The so-called “dark web” is where the visible Internet – easily accessible by public search engines and web crawlers – ends, and, everything else begins.
The dark web is an unseen iceberg composing more than 95% of the real activity of the web, where databases, password-protected websites, official records from federal, state and local governments, various intranets, messageboards, website archives, forums and vast catalogues of data all reside.
White and black hat hackers, law enforcement agencies and criminal networks all operate there in the shadows.
And now, DARPA, the Pentagon’s secretive Defense Advanced Research Projects Agency, has developed a surveillance tool known as “Memex” that can be used to reveal what is hidden on the dark web, and pursue criminal groups of interest – and perhaps control or even kill the dark web for good.
CBS 60 Minutes reported on DARPA’s Memex, interviewing the project’s director and some of the principles involved. Ostensibly, the effort is focused on tracking and stopping sex trafficking… but obviously so much more is part of this secret military surveillance project. Watch the video report here.
Dan Kaufman, the director of information innovation office at DARPA said:
“The easiest way to think about Memex is: How can I make the unseen seen?.”
“Most people on the internet are doing benign and good things,” he continued, “But there are parasites that live on there, and we take away their ability to use the internet against us — and make the world a better place.”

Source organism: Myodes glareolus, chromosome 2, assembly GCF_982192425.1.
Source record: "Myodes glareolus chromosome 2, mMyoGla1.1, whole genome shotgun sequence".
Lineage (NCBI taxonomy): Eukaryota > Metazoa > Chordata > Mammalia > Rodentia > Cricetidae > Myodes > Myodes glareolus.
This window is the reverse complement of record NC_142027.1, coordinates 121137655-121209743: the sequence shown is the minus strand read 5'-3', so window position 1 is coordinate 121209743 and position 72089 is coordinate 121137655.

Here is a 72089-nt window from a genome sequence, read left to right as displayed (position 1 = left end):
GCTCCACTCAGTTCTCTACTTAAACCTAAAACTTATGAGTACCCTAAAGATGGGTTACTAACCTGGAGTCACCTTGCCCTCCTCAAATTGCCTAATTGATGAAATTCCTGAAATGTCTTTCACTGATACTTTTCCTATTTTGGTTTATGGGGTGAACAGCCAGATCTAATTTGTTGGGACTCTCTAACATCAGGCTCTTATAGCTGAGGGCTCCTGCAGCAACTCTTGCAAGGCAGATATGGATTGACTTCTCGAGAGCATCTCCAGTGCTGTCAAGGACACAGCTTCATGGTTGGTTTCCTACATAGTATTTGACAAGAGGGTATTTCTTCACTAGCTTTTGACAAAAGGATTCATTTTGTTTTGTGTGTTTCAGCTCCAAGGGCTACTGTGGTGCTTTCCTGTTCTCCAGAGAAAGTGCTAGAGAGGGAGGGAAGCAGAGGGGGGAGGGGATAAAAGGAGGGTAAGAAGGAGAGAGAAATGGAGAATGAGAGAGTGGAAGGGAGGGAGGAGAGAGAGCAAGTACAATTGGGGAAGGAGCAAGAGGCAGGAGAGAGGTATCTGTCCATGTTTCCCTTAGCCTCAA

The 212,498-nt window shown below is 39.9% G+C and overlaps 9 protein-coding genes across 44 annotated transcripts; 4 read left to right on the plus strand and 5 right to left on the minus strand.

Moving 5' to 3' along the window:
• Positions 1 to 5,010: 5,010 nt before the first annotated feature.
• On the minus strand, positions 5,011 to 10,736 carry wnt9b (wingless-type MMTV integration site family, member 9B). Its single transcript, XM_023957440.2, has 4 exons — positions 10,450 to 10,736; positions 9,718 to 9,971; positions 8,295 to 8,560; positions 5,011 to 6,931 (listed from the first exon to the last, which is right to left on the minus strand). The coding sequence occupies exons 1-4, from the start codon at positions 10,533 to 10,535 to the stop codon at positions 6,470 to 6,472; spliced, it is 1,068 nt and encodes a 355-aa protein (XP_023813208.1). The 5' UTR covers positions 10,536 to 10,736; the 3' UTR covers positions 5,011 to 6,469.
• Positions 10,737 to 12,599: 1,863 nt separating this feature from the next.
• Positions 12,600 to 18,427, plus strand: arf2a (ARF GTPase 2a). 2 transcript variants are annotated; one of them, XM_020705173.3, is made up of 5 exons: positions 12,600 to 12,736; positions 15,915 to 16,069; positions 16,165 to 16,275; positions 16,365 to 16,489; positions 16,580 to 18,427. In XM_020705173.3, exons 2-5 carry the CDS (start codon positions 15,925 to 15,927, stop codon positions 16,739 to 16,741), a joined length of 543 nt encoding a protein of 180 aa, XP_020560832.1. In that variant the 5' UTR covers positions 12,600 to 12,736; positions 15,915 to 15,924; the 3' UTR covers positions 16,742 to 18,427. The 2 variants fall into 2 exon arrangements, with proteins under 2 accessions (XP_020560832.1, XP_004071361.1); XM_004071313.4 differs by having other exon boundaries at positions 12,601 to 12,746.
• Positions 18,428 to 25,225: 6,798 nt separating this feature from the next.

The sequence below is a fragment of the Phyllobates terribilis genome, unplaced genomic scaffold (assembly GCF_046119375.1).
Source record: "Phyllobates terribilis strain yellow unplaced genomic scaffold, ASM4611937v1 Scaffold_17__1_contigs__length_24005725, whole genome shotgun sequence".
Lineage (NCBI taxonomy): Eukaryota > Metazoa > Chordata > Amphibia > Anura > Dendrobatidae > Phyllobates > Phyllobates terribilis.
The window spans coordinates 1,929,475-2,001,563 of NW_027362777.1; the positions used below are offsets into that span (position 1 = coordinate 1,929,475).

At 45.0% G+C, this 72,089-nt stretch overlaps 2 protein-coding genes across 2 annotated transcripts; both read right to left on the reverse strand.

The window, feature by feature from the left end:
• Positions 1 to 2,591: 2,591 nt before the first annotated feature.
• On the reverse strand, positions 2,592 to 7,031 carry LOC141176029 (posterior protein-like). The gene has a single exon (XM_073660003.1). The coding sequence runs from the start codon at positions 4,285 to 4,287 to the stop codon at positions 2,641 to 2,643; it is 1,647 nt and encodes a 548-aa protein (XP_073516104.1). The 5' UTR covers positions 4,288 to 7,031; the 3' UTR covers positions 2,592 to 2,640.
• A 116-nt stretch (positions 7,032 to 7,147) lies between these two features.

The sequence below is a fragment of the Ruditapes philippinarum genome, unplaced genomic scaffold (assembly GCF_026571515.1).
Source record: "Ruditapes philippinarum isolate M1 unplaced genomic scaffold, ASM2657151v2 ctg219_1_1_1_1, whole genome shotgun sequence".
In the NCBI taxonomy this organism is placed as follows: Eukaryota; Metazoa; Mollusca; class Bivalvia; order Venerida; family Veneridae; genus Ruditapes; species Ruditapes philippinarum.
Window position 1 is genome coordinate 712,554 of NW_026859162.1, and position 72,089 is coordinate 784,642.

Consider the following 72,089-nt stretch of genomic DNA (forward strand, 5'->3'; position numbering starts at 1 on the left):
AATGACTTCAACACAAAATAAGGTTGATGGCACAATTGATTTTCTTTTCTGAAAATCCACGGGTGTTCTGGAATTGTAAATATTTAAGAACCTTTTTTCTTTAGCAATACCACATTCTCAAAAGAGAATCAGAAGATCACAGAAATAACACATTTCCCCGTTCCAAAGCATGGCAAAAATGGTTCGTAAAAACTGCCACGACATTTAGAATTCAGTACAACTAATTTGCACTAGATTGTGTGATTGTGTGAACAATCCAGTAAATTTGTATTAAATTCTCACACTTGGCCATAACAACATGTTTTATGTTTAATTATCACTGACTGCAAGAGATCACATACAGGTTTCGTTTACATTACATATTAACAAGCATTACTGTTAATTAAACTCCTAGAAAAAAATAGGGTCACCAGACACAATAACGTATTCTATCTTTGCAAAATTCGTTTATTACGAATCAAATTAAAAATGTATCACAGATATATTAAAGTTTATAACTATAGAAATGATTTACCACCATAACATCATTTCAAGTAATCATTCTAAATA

Curtailing the Wild West of the Internet – whether or not it illegal activity is involved – is clearly within the scope of its possible applications.
Leslie Stahl: Why is DARPA looking at sex trafficking?
Chris White (Inventor of Memex): “We see that with human trafficking, the kinds of groups that do human trafficking are often using the proceeds of that to fund other things are counter to our national security interests. And we also find that people willing to traffic in women are also willing to move drugs and guns, and other sort of contraband.
Chris White: “The internet is much, much bigger than people think. By some estimates Google, Microsoft Bing, and Yahoo only give us access to around 5% of the content on the Web.”
Author Cassius Methyl raised questions about this secret project’s ominous potential for the future of Internet freedom, noting that it can “probably do a lot more than they say it’s capable of”:
As the Scientific American noted, DARPA has said very little about Memex. What does it tell about a person, a group of people, or a program, when they are secretive and operate in the shadows? Why would a body of people doing benevolent work have to do that? I think keeping up with the projects underway by DARPA is of critical importance. This is where the most outrageous and powerful weapons of war are being developed.
She notes a Scientific American article about Memex:
“DARPA has said very little about Memex and its use by law enforcement and prosecutors to investigate suspected criminals.” and ““Memex”—a combination of the words “memory” and “index” first coined in a 1945 article for The Atlantic—currently includes eight open-source, browser-based search, analysis and data-visualization programs as well as back-end server software that perform complex computations and data analysis.”